My name is Ron, and I have dementia. I am in the final cycle of currently available treatment; my expected remaining cognitive lifespan is 2-5 years. Several years ago, I remember taking my children to visit with my parents who were then suffering from Alzheimer’s. They were beyond recognizing us. I want to continue to savor my children and grandchildren for as long as I can.
I have a strong background in research and have chosen to try to find answers for myself. Since medical journals are within my comfort zone, I started there. All of the available data points to medical marijuana as the most efficacious treatment for extending cognition for me and the 200,000 Pennsylvanians who share my plight. The trigger for each type of dementia is a buildup of plaque on the neurons that impedes the normal neural transmission processes. The only known means of inhibiting the development of plaque and reducing symptoms of Alzheimer’s is tetrahydrocannabinol (THC), an active ingredient of marijuana.
My goal is to help my doctor have this treatment option available. In support of the campaign I have assigned myself as a liaison with the medical community.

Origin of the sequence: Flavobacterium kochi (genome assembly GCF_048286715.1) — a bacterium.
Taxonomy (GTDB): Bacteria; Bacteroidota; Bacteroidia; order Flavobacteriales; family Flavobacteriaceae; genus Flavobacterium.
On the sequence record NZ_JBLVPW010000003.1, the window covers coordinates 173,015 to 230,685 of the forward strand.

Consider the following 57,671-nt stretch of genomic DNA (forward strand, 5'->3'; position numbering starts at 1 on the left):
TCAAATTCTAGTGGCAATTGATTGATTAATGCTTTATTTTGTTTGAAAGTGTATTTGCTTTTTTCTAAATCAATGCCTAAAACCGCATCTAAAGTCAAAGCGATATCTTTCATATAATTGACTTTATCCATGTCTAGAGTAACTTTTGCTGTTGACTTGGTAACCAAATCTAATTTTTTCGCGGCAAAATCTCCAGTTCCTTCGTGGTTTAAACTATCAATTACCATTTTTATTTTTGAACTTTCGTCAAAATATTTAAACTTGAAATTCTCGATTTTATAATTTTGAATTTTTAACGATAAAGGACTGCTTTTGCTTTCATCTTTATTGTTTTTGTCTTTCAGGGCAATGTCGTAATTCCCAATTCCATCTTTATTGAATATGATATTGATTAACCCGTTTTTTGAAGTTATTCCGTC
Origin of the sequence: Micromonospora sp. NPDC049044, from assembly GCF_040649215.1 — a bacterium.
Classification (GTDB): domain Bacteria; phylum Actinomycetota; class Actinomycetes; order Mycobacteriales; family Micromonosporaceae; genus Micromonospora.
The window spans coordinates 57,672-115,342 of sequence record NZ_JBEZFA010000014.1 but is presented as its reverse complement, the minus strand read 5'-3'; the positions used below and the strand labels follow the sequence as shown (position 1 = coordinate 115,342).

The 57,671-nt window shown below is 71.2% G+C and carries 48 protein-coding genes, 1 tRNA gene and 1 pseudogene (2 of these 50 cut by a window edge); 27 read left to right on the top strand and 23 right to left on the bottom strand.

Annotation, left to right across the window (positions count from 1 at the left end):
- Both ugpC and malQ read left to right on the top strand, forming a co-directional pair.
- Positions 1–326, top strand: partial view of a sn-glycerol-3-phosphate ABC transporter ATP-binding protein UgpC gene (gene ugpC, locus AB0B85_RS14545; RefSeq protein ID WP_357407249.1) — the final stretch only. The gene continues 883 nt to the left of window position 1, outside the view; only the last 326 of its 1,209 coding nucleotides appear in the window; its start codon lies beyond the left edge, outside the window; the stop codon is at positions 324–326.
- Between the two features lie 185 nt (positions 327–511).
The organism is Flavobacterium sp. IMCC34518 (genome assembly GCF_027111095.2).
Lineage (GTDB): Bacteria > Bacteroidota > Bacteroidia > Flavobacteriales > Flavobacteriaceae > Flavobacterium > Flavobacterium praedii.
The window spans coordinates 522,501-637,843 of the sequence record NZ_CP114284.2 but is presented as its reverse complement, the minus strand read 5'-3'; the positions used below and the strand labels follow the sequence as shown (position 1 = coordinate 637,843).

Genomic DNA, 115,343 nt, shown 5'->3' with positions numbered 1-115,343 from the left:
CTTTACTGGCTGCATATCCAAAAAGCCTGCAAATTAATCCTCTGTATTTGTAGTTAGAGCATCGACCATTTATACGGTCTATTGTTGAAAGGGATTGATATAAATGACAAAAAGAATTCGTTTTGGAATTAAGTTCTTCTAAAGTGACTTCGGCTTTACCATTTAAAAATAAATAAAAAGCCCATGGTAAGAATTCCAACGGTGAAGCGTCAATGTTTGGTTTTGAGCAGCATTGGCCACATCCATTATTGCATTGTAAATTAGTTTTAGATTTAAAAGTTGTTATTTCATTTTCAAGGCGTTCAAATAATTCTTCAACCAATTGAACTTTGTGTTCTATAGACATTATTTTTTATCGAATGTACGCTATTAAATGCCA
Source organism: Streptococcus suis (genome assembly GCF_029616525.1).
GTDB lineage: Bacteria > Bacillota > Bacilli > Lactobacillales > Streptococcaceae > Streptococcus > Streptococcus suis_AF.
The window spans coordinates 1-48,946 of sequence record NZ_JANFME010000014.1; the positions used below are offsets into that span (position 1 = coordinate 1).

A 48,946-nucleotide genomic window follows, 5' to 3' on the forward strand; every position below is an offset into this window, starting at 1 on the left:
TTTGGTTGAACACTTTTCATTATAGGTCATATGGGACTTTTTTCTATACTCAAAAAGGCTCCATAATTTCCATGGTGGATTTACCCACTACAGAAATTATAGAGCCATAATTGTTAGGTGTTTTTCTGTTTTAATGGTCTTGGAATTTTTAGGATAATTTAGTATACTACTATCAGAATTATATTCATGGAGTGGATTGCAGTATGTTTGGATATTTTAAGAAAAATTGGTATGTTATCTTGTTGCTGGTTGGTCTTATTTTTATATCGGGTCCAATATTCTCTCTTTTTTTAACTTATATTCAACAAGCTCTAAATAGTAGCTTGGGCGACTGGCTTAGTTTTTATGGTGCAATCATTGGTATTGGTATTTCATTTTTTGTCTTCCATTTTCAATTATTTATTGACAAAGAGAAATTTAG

Two weeks ago I fell and fractured two vertebrae. While in the emergency department and in the hospital before and after surgery I took the opportunity to speak with doctors and nurses regarding my involvement in trying to get medical marijuana legalized. One of the reasons I’m so at ease in this dialogue is that I like and respect the people who work in healthcare. They are smart, educated and compassionate. With all the research I’ve done, they inevitably know more. Physicians know that medical marijuana is coming and they are gearing up for it as they do with any new medical therapy so that they can dispense the treatment effectively.
In California the agronomists, organic chemists and high grade hippies have had 30 years to develop condition-specific strains of medical marijuana. Children with life threatening seizures are being treated with a few drops of oil under the tongue with no psychoactive effects. It stops or reduces the seizures. There are strains developed to best address dementia. The knowledge base grows daily. It is unfortunate it has to be done in spite of our government.
I urge each of you to do as I have and ask your physicians what they think about the legalization of medical marijuana. Around the U.S. medical marijuana is coming out of the shadows to assume its position as a legitimate mainstream treatment option, and it is unconscionable for lawmakers to withhold this treatment from Pennsylvania citizens.